DOT Hazmat Markings Guide


guide for markings used in hazardous materials shipping under the DOT

What is a DOT Marking?

Markings refer to both identification markings that are material specific, as well as a set of pictograms with special instructions not otherwise covered in the Labels or Placards section.

The regulations include specific fonts and sizes for letters and numerals, as well as specific pictograms and colors, for each Marking. The full text of the requirements can be found in 49 CFR Part 172 Subpart D.

How is a DOT Marking Used?

DOT Markings are used on all types of packages, both non-bulk and bulk, with different size requirements for clarity depending on package type.

Proper Shipping Name and Identification Number

There is a Proper Shipping Name and Identification Number. For each hazardous material, the proper shipping name and identification number can be found by looking it up in the § 172.101 Hazardous Materials Table.

For example, if you are shipping nail polish remover that is made from pure acetone, then you would use the Proper Shipping Name "Acetone" and the Identification Number "UN1090." It is important to use the standard identifiers, rather than a brand name or common name, for clear universal identification.

Technical Name

Some proper shipping names need an additional technical name added to them in parentheses. These names are the "not otherwise specified" or "n.o.s." names, which are more generic group categories on the Hazardous Materials Table.

For example, if you are shipping zinc oxide powder, then you would use the Proper Shipping Name "Environmentally Hazardous Substance, Solid, n.o.s. (Zinc Oxide)" and the Identification Number "UN3077."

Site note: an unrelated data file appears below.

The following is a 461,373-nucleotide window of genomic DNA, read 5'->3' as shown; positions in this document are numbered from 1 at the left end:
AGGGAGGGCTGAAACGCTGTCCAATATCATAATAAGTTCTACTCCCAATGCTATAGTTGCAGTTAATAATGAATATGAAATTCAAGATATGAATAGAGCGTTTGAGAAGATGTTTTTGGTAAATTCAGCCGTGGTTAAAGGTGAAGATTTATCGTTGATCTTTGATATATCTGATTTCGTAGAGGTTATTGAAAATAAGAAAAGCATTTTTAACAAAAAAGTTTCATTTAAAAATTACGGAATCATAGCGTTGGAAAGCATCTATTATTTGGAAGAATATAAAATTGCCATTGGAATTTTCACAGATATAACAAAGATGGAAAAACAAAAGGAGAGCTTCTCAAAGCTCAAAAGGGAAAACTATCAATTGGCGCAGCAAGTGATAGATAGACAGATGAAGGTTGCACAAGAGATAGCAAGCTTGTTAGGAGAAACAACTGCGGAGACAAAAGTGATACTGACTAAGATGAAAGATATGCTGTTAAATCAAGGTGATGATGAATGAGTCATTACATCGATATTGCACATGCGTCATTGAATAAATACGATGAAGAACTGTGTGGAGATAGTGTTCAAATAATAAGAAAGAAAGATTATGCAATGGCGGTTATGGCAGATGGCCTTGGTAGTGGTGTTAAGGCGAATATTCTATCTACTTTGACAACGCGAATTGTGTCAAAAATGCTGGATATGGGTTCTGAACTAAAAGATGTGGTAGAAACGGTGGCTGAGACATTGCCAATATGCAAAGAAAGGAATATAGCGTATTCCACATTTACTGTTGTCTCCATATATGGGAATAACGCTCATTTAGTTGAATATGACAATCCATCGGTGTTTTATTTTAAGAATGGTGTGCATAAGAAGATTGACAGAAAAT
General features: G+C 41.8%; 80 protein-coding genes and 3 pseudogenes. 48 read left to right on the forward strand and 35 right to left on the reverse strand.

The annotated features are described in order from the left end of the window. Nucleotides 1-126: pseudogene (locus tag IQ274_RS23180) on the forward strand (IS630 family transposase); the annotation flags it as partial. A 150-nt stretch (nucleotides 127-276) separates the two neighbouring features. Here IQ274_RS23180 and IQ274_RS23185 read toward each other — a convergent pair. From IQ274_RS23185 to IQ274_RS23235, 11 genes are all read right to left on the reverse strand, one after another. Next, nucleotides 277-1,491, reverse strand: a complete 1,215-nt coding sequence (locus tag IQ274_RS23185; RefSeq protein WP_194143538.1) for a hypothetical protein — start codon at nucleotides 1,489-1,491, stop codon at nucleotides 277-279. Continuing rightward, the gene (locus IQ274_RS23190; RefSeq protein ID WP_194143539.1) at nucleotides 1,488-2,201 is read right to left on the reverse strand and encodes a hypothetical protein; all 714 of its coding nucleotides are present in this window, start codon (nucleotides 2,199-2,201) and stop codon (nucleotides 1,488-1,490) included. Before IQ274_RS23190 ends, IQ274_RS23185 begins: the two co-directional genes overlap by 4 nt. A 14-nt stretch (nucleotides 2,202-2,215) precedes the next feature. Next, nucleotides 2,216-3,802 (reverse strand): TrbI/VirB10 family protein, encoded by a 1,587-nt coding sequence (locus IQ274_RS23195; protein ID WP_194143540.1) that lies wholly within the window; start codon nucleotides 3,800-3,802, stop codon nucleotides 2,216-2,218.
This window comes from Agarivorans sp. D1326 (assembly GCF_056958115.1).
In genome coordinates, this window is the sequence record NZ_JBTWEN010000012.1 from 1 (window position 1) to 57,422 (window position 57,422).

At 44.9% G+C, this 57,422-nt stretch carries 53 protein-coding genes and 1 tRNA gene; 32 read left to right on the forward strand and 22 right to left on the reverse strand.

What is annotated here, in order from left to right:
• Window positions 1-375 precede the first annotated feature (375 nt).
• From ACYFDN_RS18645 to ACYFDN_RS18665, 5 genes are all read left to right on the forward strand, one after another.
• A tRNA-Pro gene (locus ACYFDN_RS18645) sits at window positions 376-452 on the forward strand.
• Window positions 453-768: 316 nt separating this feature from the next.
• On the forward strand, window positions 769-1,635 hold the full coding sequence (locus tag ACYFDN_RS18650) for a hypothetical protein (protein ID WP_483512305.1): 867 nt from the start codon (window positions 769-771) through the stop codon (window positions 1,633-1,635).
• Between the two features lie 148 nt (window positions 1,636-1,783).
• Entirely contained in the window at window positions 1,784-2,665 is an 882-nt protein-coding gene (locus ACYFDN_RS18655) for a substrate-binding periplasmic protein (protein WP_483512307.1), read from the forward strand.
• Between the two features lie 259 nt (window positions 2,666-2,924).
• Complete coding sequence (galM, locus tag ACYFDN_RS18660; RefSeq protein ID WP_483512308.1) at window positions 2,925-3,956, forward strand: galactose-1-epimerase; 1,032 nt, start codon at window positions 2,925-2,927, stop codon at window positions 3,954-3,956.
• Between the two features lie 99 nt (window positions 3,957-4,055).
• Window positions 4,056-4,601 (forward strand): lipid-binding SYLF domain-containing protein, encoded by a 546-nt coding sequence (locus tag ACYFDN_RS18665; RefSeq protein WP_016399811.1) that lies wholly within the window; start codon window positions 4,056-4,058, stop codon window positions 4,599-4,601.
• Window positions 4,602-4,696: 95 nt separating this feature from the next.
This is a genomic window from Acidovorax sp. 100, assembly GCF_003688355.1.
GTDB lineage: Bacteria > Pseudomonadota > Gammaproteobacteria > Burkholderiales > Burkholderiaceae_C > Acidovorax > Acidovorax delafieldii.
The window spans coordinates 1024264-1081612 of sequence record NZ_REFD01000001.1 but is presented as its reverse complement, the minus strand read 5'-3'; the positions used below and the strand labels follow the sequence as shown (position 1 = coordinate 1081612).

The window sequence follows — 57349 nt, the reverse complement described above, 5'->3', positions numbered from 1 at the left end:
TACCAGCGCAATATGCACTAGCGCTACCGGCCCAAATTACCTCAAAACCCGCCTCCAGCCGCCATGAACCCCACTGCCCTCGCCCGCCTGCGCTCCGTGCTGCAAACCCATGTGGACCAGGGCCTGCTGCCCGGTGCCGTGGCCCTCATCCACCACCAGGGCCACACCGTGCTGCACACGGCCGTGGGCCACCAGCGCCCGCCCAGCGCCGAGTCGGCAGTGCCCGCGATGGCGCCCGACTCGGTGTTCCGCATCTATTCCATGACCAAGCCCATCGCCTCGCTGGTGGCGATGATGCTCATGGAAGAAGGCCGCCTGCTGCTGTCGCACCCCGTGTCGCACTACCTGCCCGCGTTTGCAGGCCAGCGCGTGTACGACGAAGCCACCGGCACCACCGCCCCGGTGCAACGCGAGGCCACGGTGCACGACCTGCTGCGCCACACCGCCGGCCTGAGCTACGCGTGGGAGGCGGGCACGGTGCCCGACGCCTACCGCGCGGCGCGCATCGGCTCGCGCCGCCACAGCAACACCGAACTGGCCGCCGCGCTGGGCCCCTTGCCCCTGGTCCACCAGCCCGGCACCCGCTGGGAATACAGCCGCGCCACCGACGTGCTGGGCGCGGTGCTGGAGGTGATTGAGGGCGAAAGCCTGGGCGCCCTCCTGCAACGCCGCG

This is because zinc oxide does not have a separate entry on the table but is still a hazardous material in some shipping circumstances, primarily transportation by waterborne vessel.

Special Permit Packaging

If a package is being shipped under the provisions of a special permit, then the package needs to be marked with "DOT-SP" followed by the special permit number. This allows the permit to be referenced to check for compliance.

Non-Bulk Packages Consignee's or Consignor's Name and Address

For non-bulk packages, the name and address of  the sender of the package (consignor) or recipient of the package (consignee) must be clearly marked. There is an exception for packages that will be shipped by highway only with no transfer between motor carriers, or is contained within a larger bulk load whose entire contents is going to a singular consignee.

For most shipping services, the package will already have markings for the name and address of the consigner and consignee for other identification purposes.

Meanings of the DOT Pictogram Markings

This is a package orientation marking, indicating the upright orientation for a package containing a liquid hazardous material.
This is a Limited Quantity Marking for non-air shipments.
This is a Limited Quantity Marking for air shipments.

This is an Elevated Temperature Material marking, used for the transportation of molten substances.

This is a Keep Away From Heat marking, for substances that can react when heated such as organic peroxides and self-heating substances, resulting in special storage requirements.

This is a Petroleum Sour Crude Oil marking, specific for crude oil which contains the toxic substance hydrogen sulfide. Note that this differs from the Class 6 Labels and Placards.

This is a Marine Pollutant marking, used for substances harmful to aquatic organisms, and is used for transportation by waterborne vessels.

This is a Biohazard or Infectious Substances marking.


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